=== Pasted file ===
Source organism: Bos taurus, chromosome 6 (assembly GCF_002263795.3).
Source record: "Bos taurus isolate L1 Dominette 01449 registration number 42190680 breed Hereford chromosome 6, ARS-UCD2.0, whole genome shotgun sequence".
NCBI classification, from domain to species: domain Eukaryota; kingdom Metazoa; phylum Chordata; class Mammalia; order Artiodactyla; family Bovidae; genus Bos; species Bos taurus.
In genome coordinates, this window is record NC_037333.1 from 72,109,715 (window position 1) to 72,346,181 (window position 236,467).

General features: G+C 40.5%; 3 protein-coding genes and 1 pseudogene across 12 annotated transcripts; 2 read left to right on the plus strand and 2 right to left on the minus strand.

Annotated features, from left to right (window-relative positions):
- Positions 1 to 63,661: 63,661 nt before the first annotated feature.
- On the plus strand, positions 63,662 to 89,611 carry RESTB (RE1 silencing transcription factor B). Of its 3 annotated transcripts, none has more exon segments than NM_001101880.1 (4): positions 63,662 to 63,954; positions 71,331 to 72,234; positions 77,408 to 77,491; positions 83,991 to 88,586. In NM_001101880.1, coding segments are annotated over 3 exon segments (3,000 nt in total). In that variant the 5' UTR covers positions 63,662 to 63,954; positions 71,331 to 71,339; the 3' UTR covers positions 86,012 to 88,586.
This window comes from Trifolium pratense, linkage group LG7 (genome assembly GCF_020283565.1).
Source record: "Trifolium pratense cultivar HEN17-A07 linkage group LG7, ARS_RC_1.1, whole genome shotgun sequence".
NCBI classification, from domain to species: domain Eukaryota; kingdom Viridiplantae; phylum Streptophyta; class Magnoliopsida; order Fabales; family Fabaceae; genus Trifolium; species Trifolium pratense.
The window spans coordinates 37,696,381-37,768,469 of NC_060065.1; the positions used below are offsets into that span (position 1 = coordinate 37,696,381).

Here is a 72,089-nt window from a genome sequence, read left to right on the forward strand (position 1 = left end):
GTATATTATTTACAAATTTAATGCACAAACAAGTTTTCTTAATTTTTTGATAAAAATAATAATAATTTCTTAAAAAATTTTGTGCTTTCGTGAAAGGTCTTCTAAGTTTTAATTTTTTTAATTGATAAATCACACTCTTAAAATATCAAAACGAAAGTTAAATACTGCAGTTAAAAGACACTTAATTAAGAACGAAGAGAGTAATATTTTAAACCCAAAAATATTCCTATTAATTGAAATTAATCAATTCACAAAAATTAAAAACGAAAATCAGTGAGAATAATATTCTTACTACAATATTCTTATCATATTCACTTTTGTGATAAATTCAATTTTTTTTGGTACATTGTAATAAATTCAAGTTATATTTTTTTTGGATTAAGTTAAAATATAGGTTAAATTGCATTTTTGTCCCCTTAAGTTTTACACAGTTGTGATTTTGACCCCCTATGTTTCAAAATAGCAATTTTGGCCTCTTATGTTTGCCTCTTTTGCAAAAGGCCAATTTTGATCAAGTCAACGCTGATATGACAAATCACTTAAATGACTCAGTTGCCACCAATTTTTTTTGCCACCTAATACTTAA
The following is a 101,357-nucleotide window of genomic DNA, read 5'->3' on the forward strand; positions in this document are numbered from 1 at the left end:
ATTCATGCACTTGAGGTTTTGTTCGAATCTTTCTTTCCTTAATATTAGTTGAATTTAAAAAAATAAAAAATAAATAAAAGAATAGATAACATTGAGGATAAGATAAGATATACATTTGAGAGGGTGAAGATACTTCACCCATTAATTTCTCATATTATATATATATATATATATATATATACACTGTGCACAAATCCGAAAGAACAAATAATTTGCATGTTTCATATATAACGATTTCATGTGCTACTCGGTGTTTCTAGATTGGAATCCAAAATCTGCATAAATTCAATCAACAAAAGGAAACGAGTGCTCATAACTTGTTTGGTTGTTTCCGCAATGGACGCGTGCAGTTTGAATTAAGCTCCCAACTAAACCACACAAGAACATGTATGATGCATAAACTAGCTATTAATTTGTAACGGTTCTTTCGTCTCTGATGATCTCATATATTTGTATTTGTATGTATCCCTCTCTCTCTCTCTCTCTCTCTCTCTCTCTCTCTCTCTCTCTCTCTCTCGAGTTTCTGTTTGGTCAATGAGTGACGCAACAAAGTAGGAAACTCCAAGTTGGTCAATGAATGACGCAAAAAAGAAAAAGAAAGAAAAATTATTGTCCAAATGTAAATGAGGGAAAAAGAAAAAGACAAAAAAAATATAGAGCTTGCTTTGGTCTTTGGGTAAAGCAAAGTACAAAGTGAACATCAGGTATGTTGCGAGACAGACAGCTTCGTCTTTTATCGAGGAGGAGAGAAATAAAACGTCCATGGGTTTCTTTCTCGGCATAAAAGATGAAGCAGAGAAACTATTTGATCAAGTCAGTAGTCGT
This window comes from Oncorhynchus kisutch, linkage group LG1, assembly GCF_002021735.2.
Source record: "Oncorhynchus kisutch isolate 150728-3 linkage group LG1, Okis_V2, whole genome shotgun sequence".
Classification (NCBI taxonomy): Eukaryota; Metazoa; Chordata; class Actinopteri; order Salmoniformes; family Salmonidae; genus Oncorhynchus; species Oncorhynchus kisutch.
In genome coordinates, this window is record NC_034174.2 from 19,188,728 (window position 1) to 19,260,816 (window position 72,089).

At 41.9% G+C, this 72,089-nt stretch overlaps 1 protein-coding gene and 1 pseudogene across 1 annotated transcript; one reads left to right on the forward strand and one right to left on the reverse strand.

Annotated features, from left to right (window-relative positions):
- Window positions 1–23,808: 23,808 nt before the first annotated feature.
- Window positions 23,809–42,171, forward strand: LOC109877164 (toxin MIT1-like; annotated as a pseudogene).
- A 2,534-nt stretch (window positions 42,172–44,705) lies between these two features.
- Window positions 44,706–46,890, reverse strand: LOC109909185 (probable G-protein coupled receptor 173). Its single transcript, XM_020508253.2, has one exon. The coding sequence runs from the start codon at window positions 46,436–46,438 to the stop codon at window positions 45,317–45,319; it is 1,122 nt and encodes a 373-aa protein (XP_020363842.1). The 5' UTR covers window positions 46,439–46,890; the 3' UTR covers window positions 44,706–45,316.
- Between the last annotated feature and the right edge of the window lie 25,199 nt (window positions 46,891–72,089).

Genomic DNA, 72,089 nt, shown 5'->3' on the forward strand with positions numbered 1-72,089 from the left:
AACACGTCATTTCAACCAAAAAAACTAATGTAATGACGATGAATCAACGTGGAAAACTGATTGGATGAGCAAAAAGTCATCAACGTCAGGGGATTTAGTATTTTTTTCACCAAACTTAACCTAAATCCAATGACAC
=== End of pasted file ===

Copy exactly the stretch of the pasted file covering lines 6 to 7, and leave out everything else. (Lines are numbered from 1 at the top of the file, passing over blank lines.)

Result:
Annotated features, from left to right (window-relative positions):
- Positions 1 to 63,661: 63,661 nt before the first annotated feature.